Two Months of Adventure

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Over the past couple months, I’ve been having a ton of fun with multiple activities of the Water Rocks! and Iowa Learning Farms water resources internship. I started working for them on May 15th and am constantly impressed by how many different things that we do. During the first few weeks I worked, I was assigned to classroom visits and assemblies.

IMG_0073I had a terrific time developing my own style of presenting our information and really enjoyed working with the kids. They tended to grasp the importance of what we taught quickly through the games of the classroom presentations and the songs and activities of the assemblies. My favorite part of working with these kids are the often hilarious answers that they give to questions. I remember during my first week I was telling the kids that we were going to go back in time 200 years, and I asked how long ago that was. One of the kids immediately raised his hand-he looked really confident-and said “1934.” There are tons of answers like that one during our classroom visits.

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Scott as Mr. Raindrop in the watershed assembly skit.

It is also quite fun to see people break out of their shells during our assemblies. They are very participation driven and we ask kids and adults to come up and dance or sing with us. At first, they are hesitant, then once a few of the other kids come up front, they immediately all want to join in the fun. It gets better as the assemblies go on as well, with more kids willing to come forward. At first I was hesitant to sing the song “Scoop that Poop” but once I saw that the kids loved it I found it was much easier to enjoy.

After the first few weeks of the internship, we started doing field work including midden counting, monarch observation, or nitrate level observation. I like almost every part of these activities (except when my waterproof boots get water in them because my jeans are so wet water leaks in through their tops). The field work experience helped the information I had been teaching come to life. As a chemist, I had limited previous exposure to outdoor scientific activities. This allowed me to see how ecosystems function in a way represented by numbers, as opposed to simple observation.

Photo 3I have also recently participated in going around to county fairs and farmer’s markets with our trailers to inform both adults and kids how to protect our environment. These events are fun because I get to directly engage with people who wish to learn about the things we are teaching.

Overall, I have been impressed with the diversity of how we present our information, even though we are presenting very similar information across all of our activities. I have been given the privilege to travel all across Iowa and see the various communities that we have. It is amazing to see everyone so passionate about what we are presenting. If these next few weeks are anything like the last couple months, I can’t wait to see what they have in store!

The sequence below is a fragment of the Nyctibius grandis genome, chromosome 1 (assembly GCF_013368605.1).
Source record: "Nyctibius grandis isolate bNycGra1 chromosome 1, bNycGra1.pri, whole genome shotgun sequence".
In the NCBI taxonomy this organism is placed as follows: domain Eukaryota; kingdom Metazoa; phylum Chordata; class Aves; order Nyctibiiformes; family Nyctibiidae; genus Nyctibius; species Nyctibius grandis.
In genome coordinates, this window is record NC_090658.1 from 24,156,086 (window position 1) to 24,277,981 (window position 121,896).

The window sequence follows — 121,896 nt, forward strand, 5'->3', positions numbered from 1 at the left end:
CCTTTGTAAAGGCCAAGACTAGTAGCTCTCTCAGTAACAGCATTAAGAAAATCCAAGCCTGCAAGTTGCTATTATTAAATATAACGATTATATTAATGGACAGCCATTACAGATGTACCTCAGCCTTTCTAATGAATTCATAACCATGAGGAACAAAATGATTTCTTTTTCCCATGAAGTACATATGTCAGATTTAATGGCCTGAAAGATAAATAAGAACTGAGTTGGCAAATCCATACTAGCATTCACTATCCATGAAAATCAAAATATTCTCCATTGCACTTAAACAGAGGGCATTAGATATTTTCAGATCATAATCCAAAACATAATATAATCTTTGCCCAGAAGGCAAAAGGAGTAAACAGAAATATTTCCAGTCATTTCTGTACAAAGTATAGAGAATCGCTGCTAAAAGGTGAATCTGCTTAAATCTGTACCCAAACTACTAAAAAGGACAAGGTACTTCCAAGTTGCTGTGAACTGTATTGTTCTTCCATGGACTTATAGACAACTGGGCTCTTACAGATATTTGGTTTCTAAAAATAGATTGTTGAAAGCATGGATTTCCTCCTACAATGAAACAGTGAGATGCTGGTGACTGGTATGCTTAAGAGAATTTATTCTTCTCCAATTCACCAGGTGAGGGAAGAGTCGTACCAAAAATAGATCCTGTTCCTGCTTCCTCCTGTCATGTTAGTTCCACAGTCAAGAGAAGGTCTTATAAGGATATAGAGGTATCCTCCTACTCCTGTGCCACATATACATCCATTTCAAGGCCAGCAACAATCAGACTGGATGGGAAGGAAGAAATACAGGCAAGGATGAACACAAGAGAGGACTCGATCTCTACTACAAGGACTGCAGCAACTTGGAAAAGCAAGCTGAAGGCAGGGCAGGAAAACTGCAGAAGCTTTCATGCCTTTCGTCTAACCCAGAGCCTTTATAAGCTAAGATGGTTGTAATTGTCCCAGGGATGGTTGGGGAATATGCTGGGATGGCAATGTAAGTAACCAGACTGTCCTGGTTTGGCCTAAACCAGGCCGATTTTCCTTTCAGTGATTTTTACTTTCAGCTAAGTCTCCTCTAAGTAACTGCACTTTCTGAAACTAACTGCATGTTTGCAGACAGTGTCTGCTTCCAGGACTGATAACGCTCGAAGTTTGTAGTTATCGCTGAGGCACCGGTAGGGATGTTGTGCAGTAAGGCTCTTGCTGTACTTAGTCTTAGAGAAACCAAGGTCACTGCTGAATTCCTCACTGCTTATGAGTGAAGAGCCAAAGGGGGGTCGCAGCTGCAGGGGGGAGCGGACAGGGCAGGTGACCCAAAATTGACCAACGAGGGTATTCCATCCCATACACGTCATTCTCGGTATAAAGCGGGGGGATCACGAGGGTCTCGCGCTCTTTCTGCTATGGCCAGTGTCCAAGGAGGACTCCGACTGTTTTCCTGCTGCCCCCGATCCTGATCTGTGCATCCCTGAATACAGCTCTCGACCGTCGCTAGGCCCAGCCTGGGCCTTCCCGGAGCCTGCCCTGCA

Scott Grzybowski is participating in the 2019 Water Resources Internship Program at Iowa State University.  Grzybowski grew up in Albert Lea, Minnesota, and graduated from Iowa State University with a degree in Chemistry. He is off to the University of Iowa to pursue a graduate degree in the fall.

The Iowa Nutrient Reduction Strategy Measurement Project: Tracking Progress Towards Iowa’s Water Quality Goals

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Today at noon, Laurie Nowatzke, Measurement Coordinator for the Iowa Nutrient Reduction Strategy at Iowa State University, discussed the progress and challenges of Iowa’s water quality improvement efforts.

Nowatzke_photo thumbnailThe webinar covered how progress towards the Iowa Nutrient Reduction Strategy (NRS) is measured, how much progress has been made and what challenges remain. The NRS is a science-based strategy to reduce nutrients in surface water from both point and nonpoint sources. Nowatzke shared a brief history of the measurement tracking associated with the NRS and then discussed the recently published 2017-2018 Annual Progress Report.

She explained how the NRS uses a logic model framework to track quantifiable change in inputs, the human dimension, land use and water quality. The 2017-2018 Annual Progress Report shows an increase in funding for conservation practices and programs, mostly due to an increase in Conservation Reserve Program (CRP) rental payments. It also shows an increase in outreach and education events. Farmer attitudes towards and awareness of the conservation efforts is being measured through a five year survey. Summaries of the survey results for two HUC6 watersheds are available in the report.

INRS Logic Model

Image from the Iowa Nutrient Reduction Strategy: 2017-2018 Annual Progress Report

Nowatzke also described how conservation practices are tracked, including the tracking of CRP land retirement, cover crop use, and the installation of bioreactors and saturated buffers. Water quality progress is assessed using a two-pronged approach of measuring nutrient concentrations in surface waters and modeling nutrient loss reductions that are associated with different conservation practices.